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How Foreclosure Affects Credit

The impact of foreclosure on an individual's credit score depends on a number of factors. The length of time mortgage payments have been delinquent is a primary factor that influences how a foreclosure event will affect credit standing. Also, a higher credit score prior to default will have a steeper decline and may take longer to fully recover. If there was an ongoing delinquency on the mortgage or other credit obligations, the credit score has most likely already declined before the foreclosure. Conversely, if a homeowner is current on all other debts at the time of foreclosure and still has the ability to cover debt payments, their credit score will be more negatively impacted but they should have an easier time rebuilding their credit. If the homeowner has been delinquent with their mortgage for some time and is behind on other lines of credit as well, the impact of the foreclosure on their credit score may not be as severe but the will probably be facing a longer road to recovering their credit.

Foreclosure stays on a person's credit report for seven years and will impact their ability to buy a home for at least three years. The good news is that the impact of the foreclosure decreases over time, particularly if the former homeowner is able to re-establish a positive payment history on other credit lines and debts.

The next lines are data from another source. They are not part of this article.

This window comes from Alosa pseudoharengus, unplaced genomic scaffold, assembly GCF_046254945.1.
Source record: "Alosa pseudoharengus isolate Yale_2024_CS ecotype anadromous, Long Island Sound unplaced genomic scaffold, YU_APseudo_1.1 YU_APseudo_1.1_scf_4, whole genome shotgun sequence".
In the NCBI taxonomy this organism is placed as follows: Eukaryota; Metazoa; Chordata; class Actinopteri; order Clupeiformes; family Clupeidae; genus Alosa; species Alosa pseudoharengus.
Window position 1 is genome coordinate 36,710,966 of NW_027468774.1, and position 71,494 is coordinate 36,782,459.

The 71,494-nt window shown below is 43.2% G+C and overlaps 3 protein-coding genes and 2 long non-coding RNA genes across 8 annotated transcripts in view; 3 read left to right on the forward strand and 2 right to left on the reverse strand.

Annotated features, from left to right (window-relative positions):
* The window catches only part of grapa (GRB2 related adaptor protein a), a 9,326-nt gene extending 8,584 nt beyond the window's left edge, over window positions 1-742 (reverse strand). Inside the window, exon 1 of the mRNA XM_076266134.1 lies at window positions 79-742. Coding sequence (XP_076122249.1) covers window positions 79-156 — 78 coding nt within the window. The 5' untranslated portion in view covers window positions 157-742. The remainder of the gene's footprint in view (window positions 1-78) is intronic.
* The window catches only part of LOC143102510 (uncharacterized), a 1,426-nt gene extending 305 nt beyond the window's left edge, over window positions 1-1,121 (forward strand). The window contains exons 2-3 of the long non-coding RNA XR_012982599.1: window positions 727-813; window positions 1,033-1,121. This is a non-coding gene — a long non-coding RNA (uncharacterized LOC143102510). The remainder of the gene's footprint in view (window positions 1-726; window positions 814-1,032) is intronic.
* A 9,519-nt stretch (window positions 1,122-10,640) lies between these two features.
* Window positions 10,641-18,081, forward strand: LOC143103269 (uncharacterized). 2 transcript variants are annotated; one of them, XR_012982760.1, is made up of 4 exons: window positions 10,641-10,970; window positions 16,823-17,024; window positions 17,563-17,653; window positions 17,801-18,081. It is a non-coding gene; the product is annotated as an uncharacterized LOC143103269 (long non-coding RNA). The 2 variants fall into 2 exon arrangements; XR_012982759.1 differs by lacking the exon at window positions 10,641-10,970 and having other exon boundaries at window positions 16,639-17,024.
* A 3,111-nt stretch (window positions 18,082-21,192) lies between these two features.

Credit Counseling

There are a number of national organizations that provide credit counseling and can help with rebuilding credit. Working with a qualified organization and consulting with a counselor to help guide the process of evaluating the current financial condition and developing a plan to get back on track may be of value to some people. Many of these organizations offer their services for free or at a very low cost. Following is a sampling of national organizations that provide such services:

National Foundation for Credit Counseling (NFCC)

The NFCC is a national non-profit network of nearly 850 locations. The agencies offer a range of services including money and credit management education, credit and debt counseling. Services are provided in person, over the phone or online. For more information, call 1-800-388-2227 or visit www.nfcc.org/CreditCounseling/counseling_guidelines.cfm.

HUD-Certified Counselors

A good starting point to find out about local programs is a HUD-approved housing counselor. While these counselors specialize in homeownership counseling, many also provide basic financial counseling or can refer you to a reputable organization in your community. For a listing of HUD-approved counseling agencies, call 1-800-569-4287 or visit www.hud.gov.

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